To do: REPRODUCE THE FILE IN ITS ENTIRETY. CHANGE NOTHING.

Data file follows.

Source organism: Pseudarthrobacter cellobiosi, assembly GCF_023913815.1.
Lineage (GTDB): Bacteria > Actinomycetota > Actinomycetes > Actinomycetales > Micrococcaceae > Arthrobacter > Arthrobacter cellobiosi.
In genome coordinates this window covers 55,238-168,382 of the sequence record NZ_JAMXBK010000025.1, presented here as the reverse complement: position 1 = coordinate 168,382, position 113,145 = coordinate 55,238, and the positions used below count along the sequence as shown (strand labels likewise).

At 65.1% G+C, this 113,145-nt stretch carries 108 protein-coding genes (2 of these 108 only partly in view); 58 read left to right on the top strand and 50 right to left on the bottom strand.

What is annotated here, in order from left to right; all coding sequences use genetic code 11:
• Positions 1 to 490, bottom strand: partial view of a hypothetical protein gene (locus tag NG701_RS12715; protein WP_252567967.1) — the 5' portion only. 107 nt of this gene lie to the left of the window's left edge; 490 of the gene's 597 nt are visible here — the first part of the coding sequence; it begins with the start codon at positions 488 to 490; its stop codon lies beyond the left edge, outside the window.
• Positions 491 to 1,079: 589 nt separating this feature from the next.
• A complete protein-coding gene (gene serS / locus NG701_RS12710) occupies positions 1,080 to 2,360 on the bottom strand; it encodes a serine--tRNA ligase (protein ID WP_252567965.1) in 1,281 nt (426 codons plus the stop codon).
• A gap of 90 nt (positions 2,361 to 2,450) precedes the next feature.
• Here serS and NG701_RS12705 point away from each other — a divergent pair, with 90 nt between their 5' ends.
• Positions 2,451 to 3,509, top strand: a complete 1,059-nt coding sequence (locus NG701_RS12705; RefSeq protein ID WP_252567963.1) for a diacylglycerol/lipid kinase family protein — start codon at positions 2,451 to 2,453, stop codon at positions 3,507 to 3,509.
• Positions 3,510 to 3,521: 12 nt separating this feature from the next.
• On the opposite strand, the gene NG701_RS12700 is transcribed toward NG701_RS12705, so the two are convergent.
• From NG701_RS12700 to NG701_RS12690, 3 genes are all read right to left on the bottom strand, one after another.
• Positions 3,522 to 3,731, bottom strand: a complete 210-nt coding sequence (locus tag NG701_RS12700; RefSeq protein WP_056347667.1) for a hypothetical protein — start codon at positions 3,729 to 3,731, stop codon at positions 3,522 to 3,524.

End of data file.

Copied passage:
Source organism: Pseudarthrobacter cellobiosi, assembly GCF_023913815.1.
Lineage (GTDB): Bacteria > Actinomycetota > Actinomycetes > Actinomycetales > Micrococcaceae > Arthrobacter > Arthrobacter cellobiosi.
In genome coordinates this window covers 55,238-168,382 of the sequence record NZ_JAMXBK010000025.1, presented here as the reverse complement: position 1 = coordinate 168,382, position 113,145 = coordinate 55,238, and the positions used below count along the sequence as shown (strand labels likewise).

At 65.1% G+C, this 113,145-nt stretch carries 108 protein-coding genes (2 of these 108 only partly in view); 58 read left to right on the top strand and 50 right to left on the bottom strand.

What is annotated here, in order from left to right; all coding sequences use genetic code 11:
• Positions 1 to 490, bottom strand: partial view of a hypothetical protein gene (locus tag NG701_RS12715; protein WP_252567967.1) — the 5' portion only. 107 nt of this gene lie to the left of the window's left edge; 490 of the gene's 597 nt are visible here — the first part of the coding sequence; it begins with the start codon at positions 488 to 490; its stop codon lies beyond the left edge, outside the window.
• Positions 491 to 1,079: 589 nt separating this feature from the next.
• A complete protein-coding gene (gene serS / locus NG701_RS12710) occupies positions 1,080 to 2,360 on the bottom strand; it encodes a serine--tRNA ligase (protein ID WP_252567965.1) in 1,281 nt (426 codons plus the stop codon).
• A gap of 90 nt (positions 2,361 to 2,450) precedes the next feature.
• Here serS and NG701_RS12705 point away from each other — a divergent pair, with 90 nt between their 5' ends.
• Positions 2,451 to 3,509, top strand: a complete 1,059-nt coding sequence (locus NG701_RS12705; RefSeq protein ID WP_252567963.1) for a diacylglycerol/lipid kinase family protein — start codon at positions 2,451 to 2,453, stop codon at positions 3,507 to 3,509.
• Positions 3,510 to 3,521: 12 nt separating this feature from the next.
• On the opposite strand, the gene NG701_RS12700 is transcribed toward NG701_RS12705, so the two are convergent.
• From NG701_RS12700 to NG701_RS12690, 3 genes are all read right to left on the bottom strand, one after another.
• Positions 3,522 to 3,731, bottom strand: a complete 210-nt coding sequence (locus tag NG701_RS12700; RefSeq protein WP_056347667.1) for a hypothetical protein — start codon at positions 3,729 to 3,731, stop codon at positions 3,522 to 3,524.